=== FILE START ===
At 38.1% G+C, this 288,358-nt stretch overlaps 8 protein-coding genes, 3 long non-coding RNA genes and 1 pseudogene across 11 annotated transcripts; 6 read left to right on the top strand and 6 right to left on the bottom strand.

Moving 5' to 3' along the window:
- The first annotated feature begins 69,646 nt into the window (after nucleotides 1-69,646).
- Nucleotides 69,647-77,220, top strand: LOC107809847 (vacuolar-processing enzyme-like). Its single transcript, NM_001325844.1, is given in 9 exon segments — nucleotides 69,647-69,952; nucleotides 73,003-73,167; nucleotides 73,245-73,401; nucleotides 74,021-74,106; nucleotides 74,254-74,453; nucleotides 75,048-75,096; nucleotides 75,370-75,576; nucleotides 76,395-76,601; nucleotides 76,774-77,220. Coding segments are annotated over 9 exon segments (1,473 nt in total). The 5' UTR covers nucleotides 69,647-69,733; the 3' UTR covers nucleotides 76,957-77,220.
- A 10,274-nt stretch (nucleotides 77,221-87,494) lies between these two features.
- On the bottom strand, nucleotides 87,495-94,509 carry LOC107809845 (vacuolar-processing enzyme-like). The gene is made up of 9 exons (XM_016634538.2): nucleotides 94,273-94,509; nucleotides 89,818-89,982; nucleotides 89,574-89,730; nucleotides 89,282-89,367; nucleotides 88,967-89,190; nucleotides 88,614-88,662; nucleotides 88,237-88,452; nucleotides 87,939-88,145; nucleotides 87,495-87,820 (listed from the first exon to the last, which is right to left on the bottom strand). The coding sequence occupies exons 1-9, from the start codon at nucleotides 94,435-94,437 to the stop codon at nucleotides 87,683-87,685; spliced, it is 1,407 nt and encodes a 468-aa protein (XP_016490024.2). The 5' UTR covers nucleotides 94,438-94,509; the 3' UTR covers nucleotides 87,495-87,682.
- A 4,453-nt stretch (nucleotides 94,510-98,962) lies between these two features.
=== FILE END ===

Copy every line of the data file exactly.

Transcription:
At 38.1% G+C, this 288,358-nt stretch overlaps 8 protein-coding genes, 3 long non-coding RNA genes and 1 pseudogene across 11 annotated transcripts; 6 read left to right on the top strand and 6 right to left on the bottom strand.

Moving 5' to 3' along the window:
- The first annotated feature begins 69,646 nt into the window (after nucleotides 1-69,646).
- Nucleotides 69,647-77,220, top strand: LOC107809847 (vacuolar-processing enzyme-like). Its single transcript, NM_001325844.1, is given in 9 exon segments — nucleotides 69,647-69,952; nucleotides 73,003-73,167; nucleotides 73,245-73,401; nucleotides 74,021-74,106; nucleotides 74,254-74,453; nucleotides 75,048-75,096; nucleotides 75,370-75,576; nucleotides 76,395-76,601; nucleotides 76,774-77,220. Coding segments are annotated over 9 exon segments (1,473 nt in total). The 5' UTR covers nucleotides 69,647-69,733; the 3' UTR covers nucleotides 76,957-77,220.
- A 10,274-nt stretch (nucleotides 77,221-87,494) lies between these two features.
- On the bottom strand, nucleotides 87,495-94,509 carry LOC107809845 (vacuolar-processing enzyme-like). The gene is made up of 9 exons (XM_016634538.2): nucleotides 94,273-94,509; nucleotides 89,818-89,982; nucleotides 89,574-89,730; nucleotides 89,282-89,367; nucleotides 88,967-89,190; nucleotides 88,614-88,662; nucleotides 88,237-88,452; nucleotides 87,939-88,145; nucleotides 87,495-87,820 (listed from the first exon to the last, which is right to left on the bottom strand). The coding sequence occupies exons 1-9, from the start codon at nucleotides 94,435-94,437 to the stop codon at nucleotides 87,683-87,685; spliced, it is 1,407 nt and encodes a 468-aa protein (XP_016490024.2). The 5' UTR covers nucleotides 94,438-94,509; the 3' UTR covers nucleotides 87,495-87,682.
- A 4,453-nt stretch (nucleotides 94,510-98,962) lies between these two features.